Does net zero mean zero gas?

The electricity industry has been experiencing fundamental change for the past decade, during which time structural changes to the gas industry have been rather more limited. However, this will have to change in the coming years as the move towards net zero sees decarbonisation intensify.

Few would dispute that the use of gas is going to have to change, but there is little agreement as to what form that change will take. At the extreme end, some argue in favour of complete electrification of heating and transport to take advantage of zero carbon generation, although the electricity network reinforcement work and retrofit could prove extremely costly and domestic consumers may struggle to adapt to new heating systems.

The leading option for the retention of a gas industry is hydrogen, which can be used for heating and cooking in a similar manner to natural gas with no CO2 emissions at the point of consumption. Hydrogen also has the benefit of being usable in vehicles, so is potentially a good option for HGVs and other large vehicles for which battery technology is less advanced. However, it would require the adaption or replacement of gas mains, boilers and home appliances, and the hydrogen has to be obtained from somewhere. Producing it via electrolysis is extremely energy intensive and would require yet more investment in clean power, while steam reformation of natural gas necessitates the successful use of carbon capture in addition to an available feedstock.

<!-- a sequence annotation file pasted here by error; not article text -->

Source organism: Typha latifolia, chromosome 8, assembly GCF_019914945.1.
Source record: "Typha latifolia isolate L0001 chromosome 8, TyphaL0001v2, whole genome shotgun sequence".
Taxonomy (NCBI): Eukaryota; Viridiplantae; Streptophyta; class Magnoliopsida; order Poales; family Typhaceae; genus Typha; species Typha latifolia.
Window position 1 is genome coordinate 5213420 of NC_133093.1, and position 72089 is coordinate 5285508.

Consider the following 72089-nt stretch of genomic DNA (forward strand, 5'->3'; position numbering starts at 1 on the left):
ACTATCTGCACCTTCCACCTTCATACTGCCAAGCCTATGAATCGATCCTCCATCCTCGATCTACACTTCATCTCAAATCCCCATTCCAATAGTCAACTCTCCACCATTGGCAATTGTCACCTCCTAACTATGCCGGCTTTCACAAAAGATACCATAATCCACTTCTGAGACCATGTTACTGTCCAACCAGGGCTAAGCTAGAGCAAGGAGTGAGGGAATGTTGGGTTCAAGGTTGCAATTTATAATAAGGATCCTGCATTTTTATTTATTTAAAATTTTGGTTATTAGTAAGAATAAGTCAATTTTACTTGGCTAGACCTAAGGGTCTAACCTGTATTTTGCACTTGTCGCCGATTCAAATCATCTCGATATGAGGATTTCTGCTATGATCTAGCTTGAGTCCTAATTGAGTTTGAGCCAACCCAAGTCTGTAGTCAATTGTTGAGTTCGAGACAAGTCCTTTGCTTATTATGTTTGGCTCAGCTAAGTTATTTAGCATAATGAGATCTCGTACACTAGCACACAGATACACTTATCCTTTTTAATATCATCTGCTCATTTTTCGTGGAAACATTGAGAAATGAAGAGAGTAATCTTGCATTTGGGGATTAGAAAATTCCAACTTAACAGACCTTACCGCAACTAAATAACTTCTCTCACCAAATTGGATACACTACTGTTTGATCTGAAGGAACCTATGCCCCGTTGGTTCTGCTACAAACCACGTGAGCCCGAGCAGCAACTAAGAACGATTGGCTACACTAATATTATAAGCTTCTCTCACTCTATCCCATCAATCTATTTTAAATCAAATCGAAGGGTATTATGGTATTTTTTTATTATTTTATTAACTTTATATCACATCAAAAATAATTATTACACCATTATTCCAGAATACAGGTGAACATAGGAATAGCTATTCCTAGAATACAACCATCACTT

Recent research by Imperial College London has promoted hybrid heat pumps (air-source heat pumps supplemented by gas firing for rapid response) as a potential step forward in supporting public acceptance of mass electric heating. They would reduce heating emissions by 70-80% and could switch to gas during the morning and evening peaks so as not to contribute to peak electricity demand.

There are certainly plenty of options for where the gas network could go in a net zero world. Cornwall Insight is running two gas training courses over November where you can hear from our experts on how the gas industry operates just now, and where we think it is going. Understanding Today’s GB Gas Market will be held on the 5 November, with GB Gas Markets: From here to 2030 following on 26 November. Discounts are available for multiple bookings across both courses. For more information, contact or call Emily Matthews on 01603 542115.

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